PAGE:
But the fear of "getting it wrong" is holding some educators back.
"We hear lots of times that educators are concerned that they are going to do the wrong thing," said Community Child Care Association executive director Julie Price.
"They do not want to be tokenistic, and they do not want to offend anyone."
"So sometimes that completely stops services from doing anything."
The Secretariat of National Aboriginal and Islander Child Care (SNAICC) says those services are passing up a golden opportunity to foster respect for Indigenous people from an early age.
"What I have always said is it is better to do something than to do nothing," said SNAICC Deputy Chairwoman Geraldine Atkinson.
"So if you do not know anything, what you do is you learn."
Educators are being urged to attend professional development courses on incorporating Indigenous perspectives, and consult local elders and organisations.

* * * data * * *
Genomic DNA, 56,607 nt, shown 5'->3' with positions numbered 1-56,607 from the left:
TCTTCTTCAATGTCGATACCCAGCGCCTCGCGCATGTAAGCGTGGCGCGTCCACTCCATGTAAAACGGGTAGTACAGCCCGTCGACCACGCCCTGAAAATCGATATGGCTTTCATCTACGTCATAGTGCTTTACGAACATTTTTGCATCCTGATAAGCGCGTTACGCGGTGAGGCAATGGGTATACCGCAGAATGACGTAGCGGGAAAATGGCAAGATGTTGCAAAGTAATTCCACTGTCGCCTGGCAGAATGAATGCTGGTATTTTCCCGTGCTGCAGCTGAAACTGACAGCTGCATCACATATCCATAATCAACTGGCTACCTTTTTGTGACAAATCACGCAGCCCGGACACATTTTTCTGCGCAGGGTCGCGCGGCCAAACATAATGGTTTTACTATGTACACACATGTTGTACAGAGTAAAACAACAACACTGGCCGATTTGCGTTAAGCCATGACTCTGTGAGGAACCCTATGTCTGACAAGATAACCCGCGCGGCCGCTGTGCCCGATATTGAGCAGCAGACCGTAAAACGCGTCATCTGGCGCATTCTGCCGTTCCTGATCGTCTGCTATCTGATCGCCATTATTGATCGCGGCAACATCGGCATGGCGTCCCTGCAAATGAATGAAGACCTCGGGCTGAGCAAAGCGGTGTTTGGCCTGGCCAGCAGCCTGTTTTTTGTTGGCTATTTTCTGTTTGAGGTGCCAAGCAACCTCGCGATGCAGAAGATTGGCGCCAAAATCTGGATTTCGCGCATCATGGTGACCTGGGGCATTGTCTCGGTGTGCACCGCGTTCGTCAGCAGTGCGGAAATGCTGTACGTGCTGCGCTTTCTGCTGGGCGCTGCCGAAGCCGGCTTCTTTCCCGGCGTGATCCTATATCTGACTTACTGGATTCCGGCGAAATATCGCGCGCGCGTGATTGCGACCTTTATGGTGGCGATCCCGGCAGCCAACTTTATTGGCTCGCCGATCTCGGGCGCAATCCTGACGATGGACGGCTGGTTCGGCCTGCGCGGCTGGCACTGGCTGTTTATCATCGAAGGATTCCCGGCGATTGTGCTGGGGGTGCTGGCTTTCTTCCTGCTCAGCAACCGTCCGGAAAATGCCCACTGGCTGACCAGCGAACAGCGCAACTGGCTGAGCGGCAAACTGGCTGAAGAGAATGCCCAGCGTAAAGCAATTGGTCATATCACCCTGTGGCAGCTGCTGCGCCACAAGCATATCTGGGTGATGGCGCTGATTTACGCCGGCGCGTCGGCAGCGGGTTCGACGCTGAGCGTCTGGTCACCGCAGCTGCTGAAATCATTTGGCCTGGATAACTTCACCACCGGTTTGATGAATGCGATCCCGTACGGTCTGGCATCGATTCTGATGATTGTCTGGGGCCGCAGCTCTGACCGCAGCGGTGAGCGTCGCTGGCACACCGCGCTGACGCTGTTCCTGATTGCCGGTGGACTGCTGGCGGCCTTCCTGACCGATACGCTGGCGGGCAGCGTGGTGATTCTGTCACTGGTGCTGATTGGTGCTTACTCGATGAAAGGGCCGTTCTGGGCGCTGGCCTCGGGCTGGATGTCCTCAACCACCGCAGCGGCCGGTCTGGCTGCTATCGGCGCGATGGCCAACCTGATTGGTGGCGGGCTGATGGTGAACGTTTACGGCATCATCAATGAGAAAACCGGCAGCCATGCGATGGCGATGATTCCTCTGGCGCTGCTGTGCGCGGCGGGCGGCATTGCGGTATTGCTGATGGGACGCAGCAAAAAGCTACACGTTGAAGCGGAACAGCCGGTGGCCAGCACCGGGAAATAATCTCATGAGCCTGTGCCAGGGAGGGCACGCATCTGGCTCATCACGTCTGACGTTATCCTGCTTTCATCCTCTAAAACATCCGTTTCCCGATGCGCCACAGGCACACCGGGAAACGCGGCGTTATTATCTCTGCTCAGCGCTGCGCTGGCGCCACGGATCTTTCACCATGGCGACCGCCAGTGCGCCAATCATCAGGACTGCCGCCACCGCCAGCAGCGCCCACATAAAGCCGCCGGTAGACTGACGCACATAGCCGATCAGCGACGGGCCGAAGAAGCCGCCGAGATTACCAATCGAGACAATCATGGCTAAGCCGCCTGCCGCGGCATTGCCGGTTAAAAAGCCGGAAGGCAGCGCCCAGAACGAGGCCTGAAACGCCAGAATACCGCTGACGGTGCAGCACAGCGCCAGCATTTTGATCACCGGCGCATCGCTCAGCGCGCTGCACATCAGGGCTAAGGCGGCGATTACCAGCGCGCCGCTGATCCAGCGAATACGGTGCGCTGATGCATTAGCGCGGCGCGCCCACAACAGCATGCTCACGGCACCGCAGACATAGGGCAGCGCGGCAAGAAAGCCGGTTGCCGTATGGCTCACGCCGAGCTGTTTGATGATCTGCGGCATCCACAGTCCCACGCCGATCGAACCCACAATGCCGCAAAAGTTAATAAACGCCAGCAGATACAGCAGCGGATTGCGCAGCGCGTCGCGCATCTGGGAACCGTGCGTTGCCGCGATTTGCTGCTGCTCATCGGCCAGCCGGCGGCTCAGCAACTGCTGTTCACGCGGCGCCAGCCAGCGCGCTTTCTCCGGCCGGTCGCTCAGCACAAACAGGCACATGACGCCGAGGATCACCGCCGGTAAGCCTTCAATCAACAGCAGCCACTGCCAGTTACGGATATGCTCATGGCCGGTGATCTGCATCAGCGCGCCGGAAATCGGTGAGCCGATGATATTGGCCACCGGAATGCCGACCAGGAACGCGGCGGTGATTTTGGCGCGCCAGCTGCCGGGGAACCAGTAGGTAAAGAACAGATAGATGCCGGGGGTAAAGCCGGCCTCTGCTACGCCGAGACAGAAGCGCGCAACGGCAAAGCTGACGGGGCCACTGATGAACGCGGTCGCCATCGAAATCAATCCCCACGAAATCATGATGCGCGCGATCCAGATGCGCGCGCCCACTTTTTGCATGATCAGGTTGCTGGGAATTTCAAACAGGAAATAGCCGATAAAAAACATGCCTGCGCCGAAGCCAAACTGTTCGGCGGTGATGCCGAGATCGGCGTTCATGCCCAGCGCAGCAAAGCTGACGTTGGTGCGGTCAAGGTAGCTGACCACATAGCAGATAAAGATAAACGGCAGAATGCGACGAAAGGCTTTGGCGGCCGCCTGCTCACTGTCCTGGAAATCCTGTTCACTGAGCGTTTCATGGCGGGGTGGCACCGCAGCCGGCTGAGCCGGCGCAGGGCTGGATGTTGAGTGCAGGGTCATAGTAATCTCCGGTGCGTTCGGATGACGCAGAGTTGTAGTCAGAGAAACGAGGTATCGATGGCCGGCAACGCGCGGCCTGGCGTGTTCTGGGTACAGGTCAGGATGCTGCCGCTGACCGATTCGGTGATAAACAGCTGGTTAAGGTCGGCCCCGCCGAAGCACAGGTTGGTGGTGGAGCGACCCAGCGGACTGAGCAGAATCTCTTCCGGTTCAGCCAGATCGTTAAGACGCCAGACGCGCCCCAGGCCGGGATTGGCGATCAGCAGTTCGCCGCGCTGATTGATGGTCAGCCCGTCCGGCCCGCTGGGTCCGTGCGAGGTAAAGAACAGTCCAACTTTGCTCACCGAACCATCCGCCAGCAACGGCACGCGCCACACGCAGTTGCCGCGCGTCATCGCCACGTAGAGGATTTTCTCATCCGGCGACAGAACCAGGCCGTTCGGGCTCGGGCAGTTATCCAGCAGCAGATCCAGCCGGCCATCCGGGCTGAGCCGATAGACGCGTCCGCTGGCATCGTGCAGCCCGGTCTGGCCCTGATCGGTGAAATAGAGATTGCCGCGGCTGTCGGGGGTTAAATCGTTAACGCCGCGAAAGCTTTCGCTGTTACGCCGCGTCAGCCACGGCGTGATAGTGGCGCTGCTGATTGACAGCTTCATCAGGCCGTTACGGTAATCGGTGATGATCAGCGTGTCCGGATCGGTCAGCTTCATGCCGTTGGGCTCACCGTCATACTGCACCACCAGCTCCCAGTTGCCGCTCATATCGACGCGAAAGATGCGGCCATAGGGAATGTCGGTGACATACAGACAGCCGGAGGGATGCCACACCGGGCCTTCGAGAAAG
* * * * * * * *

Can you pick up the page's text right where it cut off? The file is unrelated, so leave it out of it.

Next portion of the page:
"It is leveraging the richness of Indigenous knowledge in a contemporary setting to grow this country, not to divide it," said Victorian Aboriginal Education Association vice president Mark Rose.
"If you are genuine, the community will work with you."
There are many ways for early childhood education services to acknowledge and celebrate Indigenous Australia.
That includes inviting Indigenous artists and performers in to hold workshops, marking Indigenous events such as Reconciliation Week, and playing Indigenous games.
At Windsor Community Children's Centre in Melbourne, children are slowly being exposed to Aboriginal culture.
The program is driven by a non-Indigenous educator, Melissa Lowndes.
"Do not be scared - just try," she said.
"And say to the children when they ask a question - or a parent asks me and I am not sure - I say 'that is a great question, let us explore this together'."
It is through such exploration that Aboriginal leaders say greater understanding and appreciation of the world's oldest living culture can be achieved.